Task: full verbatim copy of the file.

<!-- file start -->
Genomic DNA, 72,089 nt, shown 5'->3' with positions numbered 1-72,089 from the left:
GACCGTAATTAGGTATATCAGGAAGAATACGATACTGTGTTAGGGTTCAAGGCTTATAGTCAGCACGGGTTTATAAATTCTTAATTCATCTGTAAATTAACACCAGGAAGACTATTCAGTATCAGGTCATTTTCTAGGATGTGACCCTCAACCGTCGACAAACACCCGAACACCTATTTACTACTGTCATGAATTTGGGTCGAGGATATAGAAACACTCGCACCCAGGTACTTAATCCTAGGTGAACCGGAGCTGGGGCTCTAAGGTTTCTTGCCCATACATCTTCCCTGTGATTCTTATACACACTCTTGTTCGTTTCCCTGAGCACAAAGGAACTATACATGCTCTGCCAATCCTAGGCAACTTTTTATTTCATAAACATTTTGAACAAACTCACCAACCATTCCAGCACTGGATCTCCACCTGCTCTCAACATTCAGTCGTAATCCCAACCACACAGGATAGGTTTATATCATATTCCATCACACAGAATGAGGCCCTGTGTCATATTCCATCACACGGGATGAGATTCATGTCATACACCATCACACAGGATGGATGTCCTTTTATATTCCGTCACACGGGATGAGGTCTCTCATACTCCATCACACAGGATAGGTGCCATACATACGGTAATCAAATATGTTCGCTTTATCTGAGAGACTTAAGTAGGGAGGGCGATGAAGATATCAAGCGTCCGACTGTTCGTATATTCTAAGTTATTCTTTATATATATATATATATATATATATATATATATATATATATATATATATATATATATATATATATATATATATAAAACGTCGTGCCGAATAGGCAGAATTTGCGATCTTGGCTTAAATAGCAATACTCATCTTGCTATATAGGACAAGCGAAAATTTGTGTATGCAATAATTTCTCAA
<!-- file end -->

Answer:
Genomic DNA, 72,089 nt, shown 5'->3' with positions numbered 1-72,089 from the left:
GACCGTAATTAGGTATATCAGGAAGAATACGATACTGTGTTAGGGTTCAAGGCTTATAGTCAGCACGGGTTTATAAATTCTTAATTCATCTGTAAATTAACACCAGGAAGACTATTCAGTATCAGGTCATTTTCTAGGATGTGACCCTCAACCGTCGACAAACACCCGAACACCTATTTACTACTGTCATGAATTTGGGTCGAGGATATAGAAACACTCGCACCCAGGTACTTAATCCTAGGTGAACCGGAGCTGGGGCTCTAAGGTTTCTTGCCCATACATCTTCCCTGTGATTCTTATACACACTCTTGTTCGTTTCCCTGAGCACAAAGGAACTATACATGCTCTGCCAATCCTAGGCAACTTTTTATTTCATAAACATTTTGAACAAACTCACCAACCATTCCAGCACTGGATCTCCACCTGCTCTCAACATTCAGTCGTAATCCCAACCACACAGGATAGGTTTATATCATATTCCATCACACAGAATGAGGCCCTGTGTCATATTCCATCACACGGGATGAGATTCATGTCATACACCATCACACAGGATGGATGTCCTTTTATATTCCGTCACACGGGATGAGGTCTCTCATACTCCATCACACAGGATAGGTGCCATACATACGGTAATCAAATATGTTCGCTTTATCTGAGAGACTTAAGTAGGGAGGGCGATGAAGATATCAAGCGTCCGACTGTTCGTATATTCTAAGTTATTCTTTATATATATATATATATATATATATATATATATATATATATATATATATATATATATATATATATATATATATAAAACGTCGTGCCGAATAGGCAGAATTTGCGATCTTGGCTTAAATAGCAATACTCATCTTGCTATATAGGACAAGCGAAAATTTGTGTATGCAATAATTTCTCAA